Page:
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Comparison Is Fear In Disguise

Comparison Is Fear In Disguise

comparison is fear

At 24 years old I find I am reminiscing at my past selves and learning; and also wondering what my future will look like.

I see my friends and family progress with their goals, some of which I’d like to achieve. And the inevitable comparing of myself to them begins.

Why don’t I have my own house?

Will I ever afford my wedding?

Will I achieve the career I want?

On a grey Thursday night—after watching British Vogue’s video of nine models speaking about their mental health—I realised that comparison is the death of contentment.

Maybe we have become hard-wired to hate ourselves; deny ourselves unabashed happiness and confidence. So, our insecurities turn into fears that maybe morph into jealousy and taints everything with its greedy tendrils.

Up until recently, I have always wanted to be someone else. Erase myself and shape it into something else. Something more readily accepted by a standard I thought was paramount to my happiness. I realise that’s wrong. That I imprison myself with these poisonous thoughts, and if I should wish to, only I can free myself.

Other people are not responsible for making me whole. Only I am, and why should I ever give away that much power to another person? My well-being is my responsibility. I am the architect of my life. I wish that I had realised this earlier, but now is better than never.

When I was in primary school, I grew accustomed to kids pulling their eyelids when they saw me. “King Kong Chinaman,” followed me into Secondary school, and there I began to hate myself. I hated my facial features. My black hair on my head and body, the way my lemon skin wasn’t milky pale, and I wished that I had blonde hair and blue eyes with alabaster skin. I hated that my body couldn’t fit the ideals of Western or Chinese beauty ideals. My height too tall for the Chinese norm, and as I grew older my hips and shoulders took on more shape.

Unsurprisingly throughout my teen years I was depressed. I was filled with self-loathing and anger that my mother’s fragile pride couldn’t bear the weight of my emotions. When she realised I was shaving my arms—after a schoolboy innocently mentioned how dark my body hair was—all she could say was how unnatural it is to remove hair, and why did I hate myself enough to do it.

When I started university, my features changed from being the focus of taunts to curiosity. In a mostly white campus, I was different and received male attention. Some girls would make snide comments, not realising that I had no experience with this level of attention and was trying to adjust to a new reaction. Their jealousy was ugly, and I wanted nothing to do with them.

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Now that my friends, family, and I are navigating a post university world, I find there are a variety of things to be jealous of and compare. But at least I have the smarts to now think, is jealousy worth losing a friendship?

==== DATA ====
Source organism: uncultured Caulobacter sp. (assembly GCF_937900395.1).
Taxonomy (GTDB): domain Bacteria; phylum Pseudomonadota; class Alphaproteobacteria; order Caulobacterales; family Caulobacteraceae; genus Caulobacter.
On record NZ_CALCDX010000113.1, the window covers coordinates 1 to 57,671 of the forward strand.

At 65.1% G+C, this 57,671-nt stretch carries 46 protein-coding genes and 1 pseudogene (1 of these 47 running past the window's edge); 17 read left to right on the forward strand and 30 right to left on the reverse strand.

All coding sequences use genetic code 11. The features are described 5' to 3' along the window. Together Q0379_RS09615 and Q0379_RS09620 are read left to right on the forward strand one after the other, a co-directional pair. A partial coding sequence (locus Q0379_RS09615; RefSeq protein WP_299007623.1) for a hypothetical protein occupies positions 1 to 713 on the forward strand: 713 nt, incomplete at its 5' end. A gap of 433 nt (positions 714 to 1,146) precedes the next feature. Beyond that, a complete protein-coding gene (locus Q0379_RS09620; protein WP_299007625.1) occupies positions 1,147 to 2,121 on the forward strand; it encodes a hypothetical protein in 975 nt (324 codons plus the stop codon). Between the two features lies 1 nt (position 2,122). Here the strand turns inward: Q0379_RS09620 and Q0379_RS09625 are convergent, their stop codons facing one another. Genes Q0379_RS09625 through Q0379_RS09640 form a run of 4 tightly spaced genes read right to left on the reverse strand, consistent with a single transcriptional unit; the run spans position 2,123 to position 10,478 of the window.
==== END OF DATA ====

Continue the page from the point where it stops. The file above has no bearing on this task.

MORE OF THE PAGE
Comparison births jealousy. I think jealousy is fear that we are inadequate or will never achieve what we want. Fear is a part of living. It’s the flip side of love. It’s the vulnerable stage of admitting that rejection and hurt is possible. But instead of moving beyond that, fear is being stuck.

Jealousy is a vulture. It takes everything and leaves no remains. I have lost enough time to jealousy. Friendships have cooled because of my inability to overcome jealousy. Even now I have to pinch myself if I feel the familiar feeling of envy overpowering affection. Instead, I try to be encouraging and supportive. A reassuring and enthusiastic voice, realising that my worth isn’t diminished by another person’s success.

I would like to think that I’ve learned to accept myself, but doubts remain. And some days it’s harder to ignore them than others. Those sneaky, greedy voices stealing any self-belief I have and trying to mute them, are a battle. But life is a medley of happiness and sadness. I have a lot to be happy about, and during those down days I try to count my blessings. Reinforcing the positives outweighs the negatives. Realising that my value doesn’t increase or decrease depending on another person’s actions is incredibly liberating. Joy shared is joy doubled.

The only permanence in life is impermanence. Jealousy is a reaction to a fleeting moment that will most likely change into something new. Jealousy is a black hole that steals our time which can’t be reclaimed. Now, I try to focus on creating lasting relationships, built on trust, acceptance, and love. And if that’s not possible, then compassion and understanding.

My goal is to live a life where I can say I didn’t waste time. I’ve spent enough time wishing to be someone else. I want to be accountable for my actions and happiness. I want to be a person who makes herself and others happy. Someone who lives freely, and although imperfect, someone unafraid to cultivate herself into someone better.

I know it’s impossible to stop comparing ourselves to others. But I wonder if we took the time to love ourselves, appreciate ourselves, comfort the fragile part of us, maybe jealousy wouldn’t be so prevalent? If we can love ourselves without constraints, maybe we can be more loving and compassionate to others?